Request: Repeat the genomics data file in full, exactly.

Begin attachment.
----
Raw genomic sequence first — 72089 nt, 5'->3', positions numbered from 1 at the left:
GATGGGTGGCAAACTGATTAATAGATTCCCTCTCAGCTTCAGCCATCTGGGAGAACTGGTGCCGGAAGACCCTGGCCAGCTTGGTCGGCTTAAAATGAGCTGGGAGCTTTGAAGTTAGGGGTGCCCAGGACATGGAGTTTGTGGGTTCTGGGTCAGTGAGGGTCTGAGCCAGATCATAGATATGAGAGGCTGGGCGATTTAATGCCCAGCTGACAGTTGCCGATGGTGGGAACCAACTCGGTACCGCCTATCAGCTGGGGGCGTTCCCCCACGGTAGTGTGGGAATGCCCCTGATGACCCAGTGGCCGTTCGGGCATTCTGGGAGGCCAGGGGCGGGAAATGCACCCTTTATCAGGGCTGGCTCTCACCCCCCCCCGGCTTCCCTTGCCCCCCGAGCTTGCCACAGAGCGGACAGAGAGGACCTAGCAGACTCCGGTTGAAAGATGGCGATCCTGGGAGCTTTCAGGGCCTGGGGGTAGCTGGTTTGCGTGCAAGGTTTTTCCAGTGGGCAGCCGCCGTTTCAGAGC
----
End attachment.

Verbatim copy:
Raw genomic sequence first — 72089 nt, 5'->3', positions numbered from 1 at the left:
GATGGGTGGCAAACTGATTAATAGATTCCCTCTCAGCTTCAGCCATCTGGGAGAACTGGTGCCGGAAGACCCTGGCCAGCTTGGTCGGCTTAAAATGAGCTGGGAGCTTTGAAGTTAGGGGTGCCCAGGACATGGAGTTTGTGGGTTCTGGGTCAGTGAGGGTCTGAGCCAGATCATAGATATGAGAGGCTGGGCGATTTAATGCCCAGCTGACAGTTGCCGATGGTGGGAACCAACTCGGTACCGCCTATCAGCTGGGGGCGTTCCCCCACGGTAGTGTGGGAATGCCCCTGATGACCCAGTGGCCGTTCGGGCATTCTGGGAGGCCAGGGGCGGGAAATGCACCCTTTATCAGGGCTGGCTCTCACCCCCCCCCGGCTTCCCTTGCCCCCCGAGCTTGCCACAGAGCGGACAGAGAGGACCTAGCAGACTCCGGTTGAAAGATGGCGATCCTGGGAGCTTTCAGGGCCTGGGGGTAGCTGGTTTGCGTGCAAGGTTTTTCCAGTGGGCAGCCGCCGTTTCAGAGC